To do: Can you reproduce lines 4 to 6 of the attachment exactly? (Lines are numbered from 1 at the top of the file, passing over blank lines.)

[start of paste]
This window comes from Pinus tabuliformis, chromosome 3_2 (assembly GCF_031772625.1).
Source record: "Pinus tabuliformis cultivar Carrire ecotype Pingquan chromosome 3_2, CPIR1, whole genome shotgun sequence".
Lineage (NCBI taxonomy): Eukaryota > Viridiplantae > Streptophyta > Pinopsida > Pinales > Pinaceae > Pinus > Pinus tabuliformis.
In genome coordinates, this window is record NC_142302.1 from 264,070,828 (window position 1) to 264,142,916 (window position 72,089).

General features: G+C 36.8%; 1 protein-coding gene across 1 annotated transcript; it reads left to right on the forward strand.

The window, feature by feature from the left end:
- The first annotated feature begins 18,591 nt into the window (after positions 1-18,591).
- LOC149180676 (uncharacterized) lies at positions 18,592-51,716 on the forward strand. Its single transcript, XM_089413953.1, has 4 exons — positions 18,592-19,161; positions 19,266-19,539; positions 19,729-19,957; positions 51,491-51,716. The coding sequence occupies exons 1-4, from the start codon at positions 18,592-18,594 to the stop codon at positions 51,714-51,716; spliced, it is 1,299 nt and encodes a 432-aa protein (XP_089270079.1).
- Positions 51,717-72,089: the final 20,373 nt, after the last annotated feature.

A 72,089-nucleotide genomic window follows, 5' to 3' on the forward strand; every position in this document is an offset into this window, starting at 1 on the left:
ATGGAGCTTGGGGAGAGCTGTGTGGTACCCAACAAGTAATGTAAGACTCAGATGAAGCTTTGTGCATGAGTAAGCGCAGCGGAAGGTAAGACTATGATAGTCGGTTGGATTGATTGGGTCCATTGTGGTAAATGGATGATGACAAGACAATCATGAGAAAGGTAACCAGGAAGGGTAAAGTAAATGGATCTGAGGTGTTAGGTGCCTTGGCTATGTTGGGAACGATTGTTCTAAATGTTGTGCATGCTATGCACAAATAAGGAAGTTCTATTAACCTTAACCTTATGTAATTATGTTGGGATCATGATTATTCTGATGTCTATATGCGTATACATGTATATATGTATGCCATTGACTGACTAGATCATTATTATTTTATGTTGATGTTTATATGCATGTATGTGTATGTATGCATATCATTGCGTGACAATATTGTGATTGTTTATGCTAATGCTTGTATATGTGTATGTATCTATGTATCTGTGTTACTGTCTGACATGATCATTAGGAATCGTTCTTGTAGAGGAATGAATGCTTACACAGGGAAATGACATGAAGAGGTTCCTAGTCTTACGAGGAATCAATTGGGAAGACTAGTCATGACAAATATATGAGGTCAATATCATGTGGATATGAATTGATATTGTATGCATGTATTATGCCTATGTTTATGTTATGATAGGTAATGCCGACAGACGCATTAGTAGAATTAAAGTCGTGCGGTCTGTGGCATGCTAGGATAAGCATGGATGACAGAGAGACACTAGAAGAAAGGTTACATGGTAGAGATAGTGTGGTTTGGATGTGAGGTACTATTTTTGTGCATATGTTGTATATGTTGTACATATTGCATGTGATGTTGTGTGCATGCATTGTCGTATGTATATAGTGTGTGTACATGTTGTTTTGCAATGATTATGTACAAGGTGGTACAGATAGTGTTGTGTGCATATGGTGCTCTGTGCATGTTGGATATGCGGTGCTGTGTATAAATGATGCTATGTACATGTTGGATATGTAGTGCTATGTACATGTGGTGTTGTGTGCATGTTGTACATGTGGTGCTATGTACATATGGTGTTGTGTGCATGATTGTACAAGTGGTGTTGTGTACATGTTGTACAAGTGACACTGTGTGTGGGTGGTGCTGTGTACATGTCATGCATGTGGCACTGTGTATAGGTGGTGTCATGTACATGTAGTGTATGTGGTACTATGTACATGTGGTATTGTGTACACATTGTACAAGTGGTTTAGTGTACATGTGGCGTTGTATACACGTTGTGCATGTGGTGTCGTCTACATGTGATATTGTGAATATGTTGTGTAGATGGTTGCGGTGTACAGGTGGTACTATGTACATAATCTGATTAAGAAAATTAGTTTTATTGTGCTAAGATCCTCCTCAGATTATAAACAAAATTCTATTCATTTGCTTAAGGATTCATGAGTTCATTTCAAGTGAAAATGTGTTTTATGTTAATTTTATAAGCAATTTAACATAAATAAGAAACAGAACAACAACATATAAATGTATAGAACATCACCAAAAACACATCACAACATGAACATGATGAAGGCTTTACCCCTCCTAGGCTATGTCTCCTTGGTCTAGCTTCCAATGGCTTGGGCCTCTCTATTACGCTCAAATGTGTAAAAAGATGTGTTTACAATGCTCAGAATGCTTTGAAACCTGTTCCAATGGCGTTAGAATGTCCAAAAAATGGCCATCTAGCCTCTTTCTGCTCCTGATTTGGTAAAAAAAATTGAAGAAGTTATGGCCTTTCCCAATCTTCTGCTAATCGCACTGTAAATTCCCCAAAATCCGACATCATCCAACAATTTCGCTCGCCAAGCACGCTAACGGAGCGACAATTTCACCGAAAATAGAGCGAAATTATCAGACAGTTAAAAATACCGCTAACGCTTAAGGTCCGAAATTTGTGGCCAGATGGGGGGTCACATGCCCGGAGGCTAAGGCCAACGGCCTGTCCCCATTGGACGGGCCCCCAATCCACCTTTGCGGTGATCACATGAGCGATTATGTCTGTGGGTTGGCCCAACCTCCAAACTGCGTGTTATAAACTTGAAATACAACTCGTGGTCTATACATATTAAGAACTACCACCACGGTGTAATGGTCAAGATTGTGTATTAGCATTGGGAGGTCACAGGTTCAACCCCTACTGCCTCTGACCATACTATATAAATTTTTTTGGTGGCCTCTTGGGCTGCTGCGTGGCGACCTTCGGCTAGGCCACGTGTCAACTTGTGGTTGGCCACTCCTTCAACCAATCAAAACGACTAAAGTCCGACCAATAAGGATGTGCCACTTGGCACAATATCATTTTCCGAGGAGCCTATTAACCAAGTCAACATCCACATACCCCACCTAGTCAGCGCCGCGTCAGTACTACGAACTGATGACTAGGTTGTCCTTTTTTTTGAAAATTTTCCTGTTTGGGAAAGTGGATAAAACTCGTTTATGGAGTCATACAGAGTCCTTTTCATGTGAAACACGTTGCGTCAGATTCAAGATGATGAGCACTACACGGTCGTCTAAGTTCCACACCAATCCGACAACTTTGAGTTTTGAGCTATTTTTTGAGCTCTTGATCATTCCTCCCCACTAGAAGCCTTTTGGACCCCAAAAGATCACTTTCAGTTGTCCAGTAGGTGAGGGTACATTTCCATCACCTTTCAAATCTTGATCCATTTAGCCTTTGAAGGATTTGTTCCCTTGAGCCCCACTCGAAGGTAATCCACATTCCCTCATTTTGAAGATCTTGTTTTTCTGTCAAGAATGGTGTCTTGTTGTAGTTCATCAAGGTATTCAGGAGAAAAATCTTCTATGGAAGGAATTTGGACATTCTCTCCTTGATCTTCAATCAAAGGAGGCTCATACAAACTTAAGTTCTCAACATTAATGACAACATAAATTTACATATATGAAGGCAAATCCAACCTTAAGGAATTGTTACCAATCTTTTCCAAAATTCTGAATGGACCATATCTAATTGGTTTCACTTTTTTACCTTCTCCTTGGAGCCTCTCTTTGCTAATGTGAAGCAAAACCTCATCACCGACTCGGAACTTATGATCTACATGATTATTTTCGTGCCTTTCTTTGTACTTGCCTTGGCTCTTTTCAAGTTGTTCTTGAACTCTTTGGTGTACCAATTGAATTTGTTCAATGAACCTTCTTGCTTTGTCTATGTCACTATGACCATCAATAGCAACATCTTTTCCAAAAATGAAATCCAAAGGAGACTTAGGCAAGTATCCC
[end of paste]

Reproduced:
In genome coordinates, this window is record NC_142302.1 from 264,070,828 (window position 1) to 264,142,916 (window position 72,089).

General features: G+C 36.8%; 1 protein-coding gene across 1 annotated transcript; it reads left to right on the forward strand.

The window, feature by feature from the left end: